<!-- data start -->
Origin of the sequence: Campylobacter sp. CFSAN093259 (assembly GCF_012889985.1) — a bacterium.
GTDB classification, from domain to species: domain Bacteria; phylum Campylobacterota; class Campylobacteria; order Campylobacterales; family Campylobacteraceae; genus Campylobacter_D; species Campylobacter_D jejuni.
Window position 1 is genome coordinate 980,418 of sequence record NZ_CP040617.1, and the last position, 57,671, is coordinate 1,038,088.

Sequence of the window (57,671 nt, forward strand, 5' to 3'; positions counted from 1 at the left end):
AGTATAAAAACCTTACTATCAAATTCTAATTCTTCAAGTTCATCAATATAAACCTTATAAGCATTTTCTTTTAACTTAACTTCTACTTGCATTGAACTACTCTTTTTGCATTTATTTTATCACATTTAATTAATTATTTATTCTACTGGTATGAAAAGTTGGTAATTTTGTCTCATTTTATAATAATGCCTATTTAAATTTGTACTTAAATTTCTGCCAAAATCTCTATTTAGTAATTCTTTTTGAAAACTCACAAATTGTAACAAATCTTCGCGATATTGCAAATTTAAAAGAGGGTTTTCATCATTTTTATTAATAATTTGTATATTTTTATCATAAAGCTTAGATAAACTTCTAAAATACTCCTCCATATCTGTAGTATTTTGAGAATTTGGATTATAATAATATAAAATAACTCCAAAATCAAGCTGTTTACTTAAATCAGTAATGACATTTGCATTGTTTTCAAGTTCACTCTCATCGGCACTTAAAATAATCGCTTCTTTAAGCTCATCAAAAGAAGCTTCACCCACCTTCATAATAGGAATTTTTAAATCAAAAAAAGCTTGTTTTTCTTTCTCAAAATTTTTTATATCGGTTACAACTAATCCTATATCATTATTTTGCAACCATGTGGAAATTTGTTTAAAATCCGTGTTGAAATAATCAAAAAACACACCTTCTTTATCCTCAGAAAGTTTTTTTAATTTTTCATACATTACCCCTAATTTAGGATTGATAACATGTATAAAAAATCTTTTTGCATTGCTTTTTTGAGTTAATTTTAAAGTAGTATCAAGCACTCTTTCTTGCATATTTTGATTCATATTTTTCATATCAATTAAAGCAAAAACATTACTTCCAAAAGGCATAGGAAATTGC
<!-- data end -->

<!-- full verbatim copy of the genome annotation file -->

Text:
Origin of the sequence: Campylobacter sp. CFSAN093259 (assembly GCF_012889985.1) — a bacterium.
GTDB classification, from domain to species: domain Bacteria; phylum Campylobacterota; class Campylobacteria; order Campylobacterales; family Campylobacteraceae; genus Campylobacter_D; species Campylobacter_D jejuni.
Window position 1 is genome coordinate 980,418 of sequence record NZ_CP040617.1, and the last position, 57,671, is coordinate 1,038,088.

Sequence of the window (57,671 nt, forward strand, 5' to 3'; positions counted from 1 at the left end):
AGTATAAAAACCTTACTATCAAATTCTAATTCTTCAAGTTCATCAATATAAACCTTATAAGCATTTTCTTTTAACTTAACTTCTACTTGCATTGAACTACTCTTTTTGCATTTATTTTATCACATTTAATTAATTATTTATTCTACTGGTATGAAAAGTTGGTAATTTTGTCTCATTTTATAATAATGCCTATTTAAATTTGTACTTAAATTTCTGCCAAAATCTCTATTTAGTAATTCTTTTTGAAAACTCACAAATTGTAACAAATCTTCGCGATATTGCAAATTTAAAAGAGGGTTTTCATCATTTTTATTAATAATTTGTATATTTTTATCATAAAGCTTAGATAAACTTCTAAAATACTCCTCCATATCTGTAGTATTTTGAGAATTTGGATTATAATAATATAAAATAACTCCAAAATCAAGCTGTTTACTTAAATCAGTAATGACATTTGCATTGTTTTCAAGTTCACTCTCATCGGCACTTAAAATAATCGCTTCTTTAAGCTCATCAAAAGAAGCTTCACCCACCTTCATAATAGGAATTTTTAAATCAAAAAAAGCTTGTTTTTCTTTCTCAAAATTTTTTATATCGGTTACAACTAATCCTATATCATTATTTTGCAACCATGTGGAAATTTGTTTAAAATCCGTGTTGAAATAATCAAAAAACACACCTTCTTTATCCTCAGAAAGTTTTTTTAATTTTTCATACATTACCCCTAATTTAGGATTGATAACATGTATAAAAAATCTTTTTGCATTGCTTTTTTGAGTTAATTTTAAAGTAGTATCAAGCACTCTTTCTTGCATATTTTGATTCATATTTTTCATATCAATTAAAGCAAAAACATTACTTCCAAAAGGCATAGGAAATTGC